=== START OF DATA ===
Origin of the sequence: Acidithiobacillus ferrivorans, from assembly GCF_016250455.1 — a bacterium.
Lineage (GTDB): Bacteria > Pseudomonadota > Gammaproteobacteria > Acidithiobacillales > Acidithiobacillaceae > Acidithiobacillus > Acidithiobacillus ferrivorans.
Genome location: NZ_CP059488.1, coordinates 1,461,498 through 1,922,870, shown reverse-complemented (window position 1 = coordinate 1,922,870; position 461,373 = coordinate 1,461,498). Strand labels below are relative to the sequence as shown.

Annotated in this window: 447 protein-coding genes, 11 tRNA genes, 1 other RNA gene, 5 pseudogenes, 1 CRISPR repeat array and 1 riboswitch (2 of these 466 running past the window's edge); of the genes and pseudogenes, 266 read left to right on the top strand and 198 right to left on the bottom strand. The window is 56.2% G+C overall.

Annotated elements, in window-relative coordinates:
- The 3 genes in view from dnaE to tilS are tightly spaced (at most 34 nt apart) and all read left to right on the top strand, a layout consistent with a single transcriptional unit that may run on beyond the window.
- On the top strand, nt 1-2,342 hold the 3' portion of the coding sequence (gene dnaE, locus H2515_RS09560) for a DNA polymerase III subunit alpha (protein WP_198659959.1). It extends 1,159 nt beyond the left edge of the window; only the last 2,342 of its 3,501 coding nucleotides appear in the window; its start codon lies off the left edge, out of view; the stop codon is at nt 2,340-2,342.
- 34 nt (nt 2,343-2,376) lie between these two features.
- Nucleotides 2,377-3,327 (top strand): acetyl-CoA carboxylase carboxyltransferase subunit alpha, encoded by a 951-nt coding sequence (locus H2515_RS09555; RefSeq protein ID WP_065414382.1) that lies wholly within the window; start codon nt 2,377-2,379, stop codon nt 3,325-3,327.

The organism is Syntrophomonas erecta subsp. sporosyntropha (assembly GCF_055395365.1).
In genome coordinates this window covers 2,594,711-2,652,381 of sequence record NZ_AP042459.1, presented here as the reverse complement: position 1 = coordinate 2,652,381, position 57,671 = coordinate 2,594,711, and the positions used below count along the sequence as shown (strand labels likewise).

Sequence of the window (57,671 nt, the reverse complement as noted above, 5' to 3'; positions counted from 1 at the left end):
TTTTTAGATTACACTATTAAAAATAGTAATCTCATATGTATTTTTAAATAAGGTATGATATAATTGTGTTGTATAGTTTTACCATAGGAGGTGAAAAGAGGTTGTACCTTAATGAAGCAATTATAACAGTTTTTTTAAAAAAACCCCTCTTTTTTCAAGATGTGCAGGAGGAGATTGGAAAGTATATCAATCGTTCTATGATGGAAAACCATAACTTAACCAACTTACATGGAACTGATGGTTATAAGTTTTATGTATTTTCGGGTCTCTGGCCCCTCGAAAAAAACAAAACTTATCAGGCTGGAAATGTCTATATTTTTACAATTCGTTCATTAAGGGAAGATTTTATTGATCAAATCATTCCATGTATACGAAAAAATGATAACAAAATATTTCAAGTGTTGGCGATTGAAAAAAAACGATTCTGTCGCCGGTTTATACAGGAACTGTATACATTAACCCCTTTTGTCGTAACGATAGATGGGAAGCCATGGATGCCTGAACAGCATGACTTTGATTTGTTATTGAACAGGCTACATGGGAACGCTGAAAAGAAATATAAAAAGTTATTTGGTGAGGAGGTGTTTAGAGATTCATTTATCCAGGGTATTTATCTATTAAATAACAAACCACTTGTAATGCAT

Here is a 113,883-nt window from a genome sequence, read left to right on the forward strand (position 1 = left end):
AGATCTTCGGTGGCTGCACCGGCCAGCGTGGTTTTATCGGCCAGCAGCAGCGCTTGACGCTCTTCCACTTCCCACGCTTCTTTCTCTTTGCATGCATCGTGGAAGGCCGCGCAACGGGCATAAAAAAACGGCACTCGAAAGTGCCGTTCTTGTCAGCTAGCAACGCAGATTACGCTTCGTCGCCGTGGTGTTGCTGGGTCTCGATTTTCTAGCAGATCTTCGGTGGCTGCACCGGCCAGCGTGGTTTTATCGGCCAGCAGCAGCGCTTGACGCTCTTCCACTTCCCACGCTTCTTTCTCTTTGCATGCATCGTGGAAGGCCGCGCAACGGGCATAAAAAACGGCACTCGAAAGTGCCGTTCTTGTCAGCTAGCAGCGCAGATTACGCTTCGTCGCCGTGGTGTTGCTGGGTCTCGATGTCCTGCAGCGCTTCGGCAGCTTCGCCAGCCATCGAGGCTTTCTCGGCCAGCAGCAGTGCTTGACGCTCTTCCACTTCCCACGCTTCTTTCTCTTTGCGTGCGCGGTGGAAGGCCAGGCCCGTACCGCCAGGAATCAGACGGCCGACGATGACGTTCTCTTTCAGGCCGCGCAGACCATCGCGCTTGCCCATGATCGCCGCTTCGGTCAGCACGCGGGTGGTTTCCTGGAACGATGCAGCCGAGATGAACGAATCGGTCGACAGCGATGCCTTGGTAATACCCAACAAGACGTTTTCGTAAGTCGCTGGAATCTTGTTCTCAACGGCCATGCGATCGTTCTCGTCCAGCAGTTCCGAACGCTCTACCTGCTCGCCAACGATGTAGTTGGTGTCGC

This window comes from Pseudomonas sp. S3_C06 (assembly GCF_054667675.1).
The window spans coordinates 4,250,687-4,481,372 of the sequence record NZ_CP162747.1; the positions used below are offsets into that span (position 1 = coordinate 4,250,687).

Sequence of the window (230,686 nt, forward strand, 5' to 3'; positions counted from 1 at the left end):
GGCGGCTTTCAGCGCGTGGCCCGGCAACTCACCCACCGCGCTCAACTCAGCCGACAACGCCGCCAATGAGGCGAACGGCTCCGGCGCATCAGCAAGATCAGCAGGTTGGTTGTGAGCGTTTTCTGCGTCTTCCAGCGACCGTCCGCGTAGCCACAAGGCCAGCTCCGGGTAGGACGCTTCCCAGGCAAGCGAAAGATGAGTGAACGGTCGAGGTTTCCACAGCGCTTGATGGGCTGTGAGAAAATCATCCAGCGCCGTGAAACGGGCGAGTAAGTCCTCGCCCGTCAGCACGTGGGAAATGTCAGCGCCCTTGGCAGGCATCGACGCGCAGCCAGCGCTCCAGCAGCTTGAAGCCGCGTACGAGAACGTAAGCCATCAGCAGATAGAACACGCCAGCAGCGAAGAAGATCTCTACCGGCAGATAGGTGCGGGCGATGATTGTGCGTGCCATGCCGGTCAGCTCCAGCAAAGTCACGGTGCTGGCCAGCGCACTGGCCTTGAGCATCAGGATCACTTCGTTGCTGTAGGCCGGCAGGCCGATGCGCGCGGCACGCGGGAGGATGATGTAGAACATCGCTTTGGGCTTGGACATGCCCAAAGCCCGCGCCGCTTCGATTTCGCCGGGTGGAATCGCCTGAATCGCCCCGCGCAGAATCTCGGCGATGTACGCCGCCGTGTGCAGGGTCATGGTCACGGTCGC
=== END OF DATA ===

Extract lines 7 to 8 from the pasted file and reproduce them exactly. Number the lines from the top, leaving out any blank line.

- On the top strand, nt 1-2,342 hold the 3' portion of the coding sequence (gene dnaE, locus H2515_RS09560) for a DNA polymerase III subunit alpha (protein WP_198659959.1). It extends 1,159 nt beyond the left edge of the window; only the last 2,342 of its 3,501 coding nucleotides appear in the window; its start codon lies off the left edge, out of view; the stop codon is at nt 2,340-2,342.
- 34 nt (nt 2,343-2,376) lie between these two features.